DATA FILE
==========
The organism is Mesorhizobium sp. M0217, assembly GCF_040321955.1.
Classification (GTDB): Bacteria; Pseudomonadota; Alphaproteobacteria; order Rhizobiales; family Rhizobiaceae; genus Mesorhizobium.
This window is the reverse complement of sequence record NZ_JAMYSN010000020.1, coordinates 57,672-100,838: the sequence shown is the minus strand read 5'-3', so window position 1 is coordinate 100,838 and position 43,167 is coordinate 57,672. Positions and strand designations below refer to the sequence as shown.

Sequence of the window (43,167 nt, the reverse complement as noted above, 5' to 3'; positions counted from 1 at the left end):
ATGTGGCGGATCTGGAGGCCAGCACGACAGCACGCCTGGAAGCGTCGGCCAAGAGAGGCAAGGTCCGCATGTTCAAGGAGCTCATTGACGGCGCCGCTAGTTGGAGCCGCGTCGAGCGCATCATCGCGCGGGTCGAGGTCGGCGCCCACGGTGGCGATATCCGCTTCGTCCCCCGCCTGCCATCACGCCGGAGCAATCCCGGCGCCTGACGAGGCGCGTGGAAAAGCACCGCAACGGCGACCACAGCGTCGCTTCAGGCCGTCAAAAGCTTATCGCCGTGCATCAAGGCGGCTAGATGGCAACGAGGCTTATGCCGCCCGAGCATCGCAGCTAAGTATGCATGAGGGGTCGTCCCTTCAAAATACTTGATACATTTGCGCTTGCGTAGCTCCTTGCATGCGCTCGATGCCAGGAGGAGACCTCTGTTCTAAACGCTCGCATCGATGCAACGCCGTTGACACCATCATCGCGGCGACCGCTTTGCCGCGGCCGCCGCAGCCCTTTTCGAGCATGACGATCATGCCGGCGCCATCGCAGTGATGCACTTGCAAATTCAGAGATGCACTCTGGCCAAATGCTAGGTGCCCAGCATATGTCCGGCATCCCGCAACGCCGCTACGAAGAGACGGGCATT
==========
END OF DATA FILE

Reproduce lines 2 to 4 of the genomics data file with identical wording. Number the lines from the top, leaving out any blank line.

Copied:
Classification (GTDB): Bacteria; Pseudomonadota; Alphaproteobacteria; order Rhizobiales; family Rhizobiaceae; genus Mesorhizobium.
This window is the reverse complement of sequence record NZ_JAMYSN010000020.1, coordinates 57,672-100,838: the sequence shown is the minus strand read 5'-3', so window position 1 is coordinate 100,838 and position 43,167 is coordinate 57,672. Positions and strand designations below refer to the sequence as shown.

Sequence of the window (43,167 nt, the reverse complement as noted above, 5' to 3'; positions counted from 1 at the left end):